We completed all our errands. Stood in long lines at the Safeway. We have plenty of food. Bought the gasoline for the snow-thrower, which is not going to be throwing anything. Returned library books that were on the brink of over-due. Ordered more firewood. Even took the dog for her grooming. Then to top off the day, another Sears guy came and repaired our washer and dryer. We even have bird seed at the ready.

Funny about expecting snow isn't it? Kids are thinking about sledding and snow-men. Adults are bringing in food and setting out shovels. There will be stories to tell of this snow and snows past.

Frankly, I am most relieved that we are not traveling this week-end and I wish travel mercies and safety for all who are,

Williamsburg Wreath 11

Weather alerts on TV, my phone, and email
with heavy snow predicted for today

Jim scheduled the annual snow-thrower maintenance last week so he's feeling on-top of the situation.
We can count on our familiar fights over how much snow shoveling is too much.

This morning we will bring in food. I have checked the cupboards with good intentions to use what we already have. Yesterday I overheard a woman laughing about the
"emergency shopping" that was coming. " Last time we had snow I was standing in the Safeway check-out line behind a man who was buying milk, bread and 36 rolls of toilet tissue. The milk and bread I understood but 36 rolls of toilet tissue?" Makes you wonder doesn't it? I had better check on the essential items I take for granted.

We enjoyed the card ritual last night - sitting near the fire, watching an old black and white movie, Christmas in Connecticut starring Barbara Stanwyck and Dennis Morgan.

Video and storytelling experiment: Playing with video as a way to bring a bit of real-life and action to the written words to add flavor to the story. Yes, I know. This is not good quality video but I am using it anyway because I am involved with the process of working on some ideas about storytelling techniques. Time to tweak and improve the video later.

One errand this morning is to drop the Christmas cards Jim and I wrote last night off at the Post Office. Get them out ahead of the snow.


Catching a Story - Storytelling

One of the things Jim and I do at Einstein's is TALK.
This morning I was telling him about a wonderful telephone conversation I had with my sister Lynda yesterday. Especially about the time we spent talking about our childhood and sharing a couple of Christmas memories.
"Its really important for siblings to talk together or get together, isn't it?" When Jim replied he gave me this story - one I had never heard before. And proved once again - that when we tell our stories we draw more stories from the listener.

Storytelling Tip: When a story comes your way, grab it. There is time to improve the story, video,or anyone thing later. I was experimenting with taking video with my sure-shot digital camera so this is not a good film - but it is a neat story. Especially since I had never heard it before. One of those delightful surprises. I was not about to let it slip away.
Story Bare Bones: Jim was a Freshman at Fresno State College in 1949. A friend, Gene, was elected Class President and to save him from some of the hazing a group hired a rescue helicopter.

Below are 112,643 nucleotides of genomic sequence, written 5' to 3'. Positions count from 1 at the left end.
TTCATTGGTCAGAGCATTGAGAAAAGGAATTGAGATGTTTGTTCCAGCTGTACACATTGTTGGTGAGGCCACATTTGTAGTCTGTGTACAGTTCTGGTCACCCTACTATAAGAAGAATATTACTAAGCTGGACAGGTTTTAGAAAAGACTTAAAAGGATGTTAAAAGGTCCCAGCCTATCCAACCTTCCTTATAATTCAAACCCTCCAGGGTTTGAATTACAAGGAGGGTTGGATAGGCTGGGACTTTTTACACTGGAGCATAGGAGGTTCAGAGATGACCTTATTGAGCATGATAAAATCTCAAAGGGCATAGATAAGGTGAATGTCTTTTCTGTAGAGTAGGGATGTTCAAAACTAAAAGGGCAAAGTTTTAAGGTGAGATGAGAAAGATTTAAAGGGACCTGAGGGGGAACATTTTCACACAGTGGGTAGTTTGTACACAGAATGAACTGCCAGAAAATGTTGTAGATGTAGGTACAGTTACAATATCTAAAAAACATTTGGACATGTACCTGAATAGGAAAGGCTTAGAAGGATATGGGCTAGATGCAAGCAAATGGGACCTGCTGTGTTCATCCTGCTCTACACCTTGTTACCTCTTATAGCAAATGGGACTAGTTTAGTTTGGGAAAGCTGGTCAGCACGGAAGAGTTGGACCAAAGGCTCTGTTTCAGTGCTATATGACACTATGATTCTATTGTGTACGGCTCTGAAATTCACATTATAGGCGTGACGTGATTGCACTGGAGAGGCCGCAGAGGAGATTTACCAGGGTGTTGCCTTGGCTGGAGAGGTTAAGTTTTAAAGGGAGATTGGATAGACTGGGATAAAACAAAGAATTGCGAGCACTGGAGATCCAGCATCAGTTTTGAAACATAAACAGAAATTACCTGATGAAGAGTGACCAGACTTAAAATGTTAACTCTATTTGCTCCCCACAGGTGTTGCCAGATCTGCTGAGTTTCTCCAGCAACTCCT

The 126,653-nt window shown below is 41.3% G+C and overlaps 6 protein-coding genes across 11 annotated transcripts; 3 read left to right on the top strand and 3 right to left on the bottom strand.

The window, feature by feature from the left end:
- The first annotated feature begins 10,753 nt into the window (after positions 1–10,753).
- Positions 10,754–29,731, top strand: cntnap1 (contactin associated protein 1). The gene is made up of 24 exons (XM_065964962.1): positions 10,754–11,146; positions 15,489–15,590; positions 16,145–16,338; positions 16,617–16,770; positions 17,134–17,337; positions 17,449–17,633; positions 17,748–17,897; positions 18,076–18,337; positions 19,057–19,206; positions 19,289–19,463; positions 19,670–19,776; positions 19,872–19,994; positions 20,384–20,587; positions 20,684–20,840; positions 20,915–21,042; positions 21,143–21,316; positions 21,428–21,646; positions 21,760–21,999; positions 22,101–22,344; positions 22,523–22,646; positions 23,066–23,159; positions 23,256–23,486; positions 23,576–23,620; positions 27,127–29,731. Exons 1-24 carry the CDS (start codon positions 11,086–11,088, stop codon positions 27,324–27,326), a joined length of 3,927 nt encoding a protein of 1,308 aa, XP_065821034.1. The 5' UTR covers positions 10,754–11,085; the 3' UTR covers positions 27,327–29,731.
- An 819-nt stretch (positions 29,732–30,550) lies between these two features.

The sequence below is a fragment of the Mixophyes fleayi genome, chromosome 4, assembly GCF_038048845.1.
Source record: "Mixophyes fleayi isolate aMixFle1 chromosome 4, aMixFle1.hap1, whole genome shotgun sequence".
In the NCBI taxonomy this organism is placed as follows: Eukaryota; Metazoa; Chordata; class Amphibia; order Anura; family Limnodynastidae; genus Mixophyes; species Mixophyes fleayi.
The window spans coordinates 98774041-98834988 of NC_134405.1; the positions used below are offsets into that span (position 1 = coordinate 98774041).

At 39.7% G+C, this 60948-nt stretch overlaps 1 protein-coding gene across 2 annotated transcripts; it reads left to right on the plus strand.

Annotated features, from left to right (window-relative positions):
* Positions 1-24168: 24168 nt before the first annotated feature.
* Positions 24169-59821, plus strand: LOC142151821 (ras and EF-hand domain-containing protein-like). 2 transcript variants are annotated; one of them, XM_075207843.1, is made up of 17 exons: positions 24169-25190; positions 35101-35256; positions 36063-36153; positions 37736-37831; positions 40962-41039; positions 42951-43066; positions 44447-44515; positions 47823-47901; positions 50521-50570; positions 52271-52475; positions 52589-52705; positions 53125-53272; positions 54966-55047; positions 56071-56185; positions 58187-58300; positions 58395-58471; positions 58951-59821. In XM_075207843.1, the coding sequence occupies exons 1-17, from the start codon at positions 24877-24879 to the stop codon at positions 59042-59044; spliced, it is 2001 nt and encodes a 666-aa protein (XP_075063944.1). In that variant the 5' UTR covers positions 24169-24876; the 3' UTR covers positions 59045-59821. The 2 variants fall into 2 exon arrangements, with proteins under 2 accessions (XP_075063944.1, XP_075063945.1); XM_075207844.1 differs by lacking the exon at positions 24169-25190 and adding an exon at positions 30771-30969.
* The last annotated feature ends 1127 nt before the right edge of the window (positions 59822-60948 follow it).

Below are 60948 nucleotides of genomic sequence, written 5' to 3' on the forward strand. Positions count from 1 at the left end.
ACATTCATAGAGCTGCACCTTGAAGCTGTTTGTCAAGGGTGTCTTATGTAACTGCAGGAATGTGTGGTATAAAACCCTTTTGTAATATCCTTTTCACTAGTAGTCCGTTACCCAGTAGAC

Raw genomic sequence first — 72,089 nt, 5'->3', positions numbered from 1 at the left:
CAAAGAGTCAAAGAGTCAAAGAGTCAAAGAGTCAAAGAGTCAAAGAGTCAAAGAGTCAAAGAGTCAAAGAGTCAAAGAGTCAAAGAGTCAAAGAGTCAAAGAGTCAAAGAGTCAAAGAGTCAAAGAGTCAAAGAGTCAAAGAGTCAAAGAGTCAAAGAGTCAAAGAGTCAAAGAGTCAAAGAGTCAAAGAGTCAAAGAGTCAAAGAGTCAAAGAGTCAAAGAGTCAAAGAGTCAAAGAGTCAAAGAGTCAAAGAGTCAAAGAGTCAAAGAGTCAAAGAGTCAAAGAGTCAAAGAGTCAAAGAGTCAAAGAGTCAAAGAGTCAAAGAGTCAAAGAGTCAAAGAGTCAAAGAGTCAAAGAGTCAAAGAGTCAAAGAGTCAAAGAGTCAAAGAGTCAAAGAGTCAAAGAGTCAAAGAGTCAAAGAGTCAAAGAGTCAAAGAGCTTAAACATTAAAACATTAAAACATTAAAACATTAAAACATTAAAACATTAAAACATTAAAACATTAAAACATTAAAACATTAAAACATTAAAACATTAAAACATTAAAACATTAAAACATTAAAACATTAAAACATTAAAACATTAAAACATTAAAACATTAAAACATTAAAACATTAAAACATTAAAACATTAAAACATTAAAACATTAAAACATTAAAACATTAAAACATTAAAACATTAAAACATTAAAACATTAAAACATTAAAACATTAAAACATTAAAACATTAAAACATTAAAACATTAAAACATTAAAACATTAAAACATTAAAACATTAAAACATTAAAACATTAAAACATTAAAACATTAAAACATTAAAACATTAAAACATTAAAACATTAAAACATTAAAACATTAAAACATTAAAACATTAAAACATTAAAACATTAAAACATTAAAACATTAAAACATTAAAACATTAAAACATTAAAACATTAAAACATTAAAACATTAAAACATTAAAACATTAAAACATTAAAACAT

Thursday - Williamsburg Wreath 10

heavy with bounty
speaks of blessings
and hearts filled with thanks.

A few minutes back to our routine and grateful for it.
This is an off week for Jim and Chemo. His white count is improved so we can have more of a normal routine - if we pay attention.
We started off the day in the dark, driving up Connecticut Avenue in light traffic at 6:15 am to make 6:30 Mass at Blessed Sacrament.
On our way home we stopped at Einstein's, where we settled into our usual table - our office - to make plans for the day and lists for Christmas. Jim didn't have his notebook so he scribbled his list on a napkin. That's typical.

Jim does not use a PDA. He has his own system and it has worked fine for him as long as I have known him. Jim has always scribbled down a phone number, a patient note or bit of information on small paper scraps - cleaning tags, parking tickets, business cards, napkins etc etc. What ever was near to hand when he needed it. One of my first wifely lessons was that the scrap pile on the top of the dresser was not trash and that he knew what was on each bit.

And why not? Richmond storyteller Slash Coleman talks on his blog about writing your business plan on a napkin. That works.

Keep it simple is our motto of the moment so there is plenty of space on a folded napkin for our holiday plans.
Is Christmas really only a week away?


Williamsburg 9 - Lists

I am making lists
Things to do
Things done

Writing things down
makes me feel productive
even when I am not moving an inch.

Often when I jot lists about one thing I thankfully remember something else that should not get away.

Is it the act of writing
that connects with something in the brain
to trigger the memory?

Yesterday I scanned my 2009 calendar
Reviewed the year
here and there
this and that
and was surprised
how much was was done.

Lows balanced by highs
ups and downs
and falls
goals set
challenge met.

Sorting and sifting
Looking ahead
Lists to
Prioritize and focus

Ah that last
is hardest of all

what really matters?

watch out
don't forget

happens off these lists.